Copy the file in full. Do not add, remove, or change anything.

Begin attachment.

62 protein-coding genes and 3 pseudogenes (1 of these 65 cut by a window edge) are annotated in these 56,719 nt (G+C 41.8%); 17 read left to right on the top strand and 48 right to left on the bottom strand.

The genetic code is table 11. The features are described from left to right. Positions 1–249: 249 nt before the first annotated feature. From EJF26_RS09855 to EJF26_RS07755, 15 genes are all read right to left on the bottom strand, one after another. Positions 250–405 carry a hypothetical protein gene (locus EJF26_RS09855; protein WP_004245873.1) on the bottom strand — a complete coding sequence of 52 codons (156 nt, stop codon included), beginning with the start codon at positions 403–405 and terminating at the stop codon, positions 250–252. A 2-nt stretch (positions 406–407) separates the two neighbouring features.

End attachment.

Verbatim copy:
62 protein-coding genes and 3 pseudogenes (1 of these 65 cut by a window edge) are annotated in these 56,719 nt (G+C 41.8%); 17 read left to right on the top strand and 48 right to left on the bottom strand.

The genetic code is table 11. The features are described from left to right. Positions 1–249: 249 nt before the first annotated feature. From EJF26_RS09855 to EJF26_RS07755, 15 genes are all read right to left on the bottom strand, one after another. Positions 250–405 carry a hypothetical protein gene (locus EJF26_RS09855; protein WP_004245873.1) on the bottom strand — a complete coding sequence of 52 codons (156 nt, stop codon included), beginning with the start codon at positions 403–405 and terminating at the stop codon, positions 250–252. A 2-nt stretch (positions 406–407) separates the two neighbouring features.